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Police will seek DNA samples from everyone in the hotel where Pakistan cricket coach Bob Woolmer was murdered - including members of the West Indies and Ireland teams.
Jamaica Deputy Police Commissioner Mark Shields called the effort "a huge task," and said on Monday there would be no quick end to the probe into who strangled Woolmer after his team's surprise elimination from the World Cup on St. Patrick's Day.
"There are many potential suspects in this investigation and even more potential witnesses," Shields said at the Jamaica Pegasus Hotel, where Woolmer's body was found the day after his team lost to Ireland.
Jamaican authorities already questioned and obtained DNA and fingerprint samples from Pakistan's 24-man squad, which was allowed to leave the island on Saturday.
"That process will continue for everybody else who was in the hotel at the same time" Woolmer was killed, Shields said, adding that police might travel abroad to collect samples and question people, including those in other Caribbean islands for the World Cup. He said it might not be necessary to call people back to Jamaica but did not rule it out.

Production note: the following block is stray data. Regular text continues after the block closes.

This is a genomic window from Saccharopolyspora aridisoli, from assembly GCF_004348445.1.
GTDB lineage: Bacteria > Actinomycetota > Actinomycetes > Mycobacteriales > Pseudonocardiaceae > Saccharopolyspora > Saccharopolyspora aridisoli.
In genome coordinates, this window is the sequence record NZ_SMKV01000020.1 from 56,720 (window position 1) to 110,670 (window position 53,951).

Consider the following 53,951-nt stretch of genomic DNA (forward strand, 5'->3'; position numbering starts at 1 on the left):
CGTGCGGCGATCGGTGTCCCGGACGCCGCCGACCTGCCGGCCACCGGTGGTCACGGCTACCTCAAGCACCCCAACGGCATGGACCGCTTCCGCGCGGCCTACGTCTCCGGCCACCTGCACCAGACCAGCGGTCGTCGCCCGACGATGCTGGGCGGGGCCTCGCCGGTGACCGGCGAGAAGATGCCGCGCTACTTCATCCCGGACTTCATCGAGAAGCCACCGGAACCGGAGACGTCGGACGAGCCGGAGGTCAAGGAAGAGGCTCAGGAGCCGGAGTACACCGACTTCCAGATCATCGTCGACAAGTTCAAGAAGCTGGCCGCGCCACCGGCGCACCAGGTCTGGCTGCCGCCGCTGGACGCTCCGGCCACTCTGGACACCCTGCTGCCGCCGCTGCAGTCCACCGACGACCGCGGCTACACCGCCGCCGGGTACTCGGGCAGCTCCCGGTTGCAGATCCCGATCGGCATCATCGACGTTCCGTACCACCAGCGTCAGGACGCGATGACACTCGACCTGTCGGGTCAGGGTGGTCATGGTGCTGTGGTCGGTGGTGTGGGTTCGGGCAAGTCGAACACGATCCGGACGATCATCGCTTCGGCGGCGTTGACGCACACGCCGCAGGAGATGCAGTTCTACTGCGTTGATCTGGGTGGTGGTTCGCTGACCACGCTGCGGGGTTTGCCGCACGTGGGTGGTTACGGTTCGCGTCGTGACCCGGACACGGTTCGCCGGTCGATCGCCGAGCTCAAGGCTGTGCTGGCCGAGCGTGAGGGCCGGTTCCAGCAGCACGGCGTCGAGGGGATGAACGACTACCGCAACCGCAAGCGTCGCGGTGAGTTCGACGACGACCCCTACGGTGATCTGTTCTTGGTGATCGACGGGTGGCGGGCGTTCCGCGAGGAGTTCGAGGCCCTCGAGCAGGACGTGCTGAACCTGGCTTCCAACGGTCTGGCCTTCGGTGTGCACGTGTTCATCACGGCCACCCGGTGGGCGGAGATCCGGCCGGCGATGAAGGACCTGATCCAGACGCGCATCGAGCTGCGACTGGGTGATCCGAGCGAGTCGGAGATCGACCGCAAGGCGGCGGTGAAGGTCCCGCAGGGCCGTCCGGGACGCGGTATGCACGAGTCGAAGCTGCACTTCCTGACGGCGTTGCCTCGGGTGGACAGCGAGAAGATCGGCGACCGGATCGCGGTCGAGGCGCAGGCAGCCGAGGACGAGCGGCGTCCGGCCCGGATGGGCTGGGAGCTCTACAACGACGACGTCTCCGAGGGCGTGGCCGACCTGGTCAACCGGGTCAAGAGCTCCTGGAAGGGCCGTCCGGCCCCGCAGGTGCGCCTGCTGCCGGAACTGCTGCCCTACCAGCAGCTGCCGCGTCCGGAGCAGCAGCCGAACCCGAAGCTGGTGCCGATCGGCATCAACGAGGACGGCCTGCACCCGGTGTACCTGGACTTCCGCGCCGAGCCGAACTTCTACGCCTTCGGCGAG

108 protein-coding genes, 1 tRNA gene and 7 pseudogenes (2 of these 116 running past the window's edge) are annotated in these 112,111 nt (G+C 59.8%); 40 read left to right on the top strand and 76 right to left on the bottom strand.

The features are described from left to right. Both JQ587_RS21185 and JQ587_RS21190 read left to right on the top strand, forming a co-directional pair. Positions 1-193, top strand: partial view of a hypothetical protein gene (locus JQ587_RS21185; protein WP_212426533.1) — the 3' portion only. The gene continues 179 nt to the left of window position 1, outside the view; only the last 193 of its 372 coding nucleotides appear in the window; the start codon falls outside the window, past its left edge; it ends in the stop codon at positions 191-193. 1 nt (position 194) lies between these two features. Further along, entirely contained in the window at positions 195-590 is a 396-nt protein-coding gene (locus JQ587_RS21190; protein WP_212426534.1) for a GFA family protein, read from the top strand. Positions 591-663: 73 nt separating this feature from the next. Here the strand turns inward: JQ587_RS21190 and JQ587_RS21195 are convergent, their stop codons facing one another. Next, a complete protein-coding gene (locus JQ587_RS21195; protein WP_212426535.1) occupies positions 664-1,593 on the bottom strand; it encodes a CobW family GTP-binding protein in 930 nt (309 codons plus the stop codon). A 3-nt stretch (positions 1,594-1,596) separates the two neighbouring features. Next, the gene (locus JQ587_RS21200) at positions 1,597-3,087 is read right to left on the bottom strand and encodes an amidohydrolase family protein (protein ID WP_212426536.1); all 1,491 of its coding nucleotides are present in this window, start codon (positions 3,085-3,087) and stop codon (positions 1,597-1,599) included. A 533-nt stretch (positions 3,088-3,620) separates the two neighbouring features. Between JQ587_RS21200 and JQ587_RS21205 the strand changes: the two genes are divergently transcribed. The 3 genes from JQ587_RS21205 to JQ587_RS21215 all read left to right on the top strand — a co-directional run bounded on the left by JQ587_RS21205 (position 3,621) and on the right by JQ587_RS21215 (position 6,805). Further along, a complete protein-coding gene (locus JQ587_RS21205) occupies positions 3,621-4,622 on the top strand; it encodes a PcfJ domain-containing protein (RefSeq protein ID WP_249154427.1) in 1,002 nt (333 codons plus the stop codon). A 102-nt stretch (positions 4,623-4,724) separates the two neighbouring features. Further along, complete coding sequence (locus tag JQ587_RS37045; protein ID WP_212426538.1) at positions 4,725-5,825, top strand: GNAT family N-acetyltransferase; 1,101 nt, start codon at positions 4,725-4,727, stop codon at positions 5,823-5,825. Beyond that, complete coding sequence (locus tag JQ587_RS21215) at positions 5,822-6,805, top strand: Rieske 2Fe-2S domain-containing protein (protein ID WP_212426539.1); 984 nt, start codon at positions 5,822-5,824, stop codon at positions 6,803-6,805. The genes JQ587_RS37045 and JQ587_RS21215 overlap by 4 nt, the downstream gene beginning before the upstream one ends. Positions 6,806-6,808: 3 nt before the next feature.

Woolmer, 58, was found dead in his hotel room on March 18. Police said he likely knew his killer or killers because there was no forced entry. They have not identified suspects.
It wasn't immediately clear how many people were staying in the hotel when Woolmer was killed. Besides Pakistan's team, players from West Indies and Ireland also were guests, as well as dozens of fans and international journalists.
"We're still trying to track down as many witnesses as we can," Shields said. "It's a huge task ... but we have to start from somewhere."
Woolmer's death shocked the global cricket fraternity and cast a pall over the World Cup, being played in nine Caribbean countries to the end of April.
Speculation within cricket over the killing has focused on everyone from crazed fans to a gambling mafia and disgruntled Pakistani team members.
Shields said police were no closer to identifying a motive but that he would assign officers to an International Cricket Council probe into whether Woolmer's murder was linked to match-fixing.
He said police were still reviewing closed-circuit video and Woolmer's laptop for clues.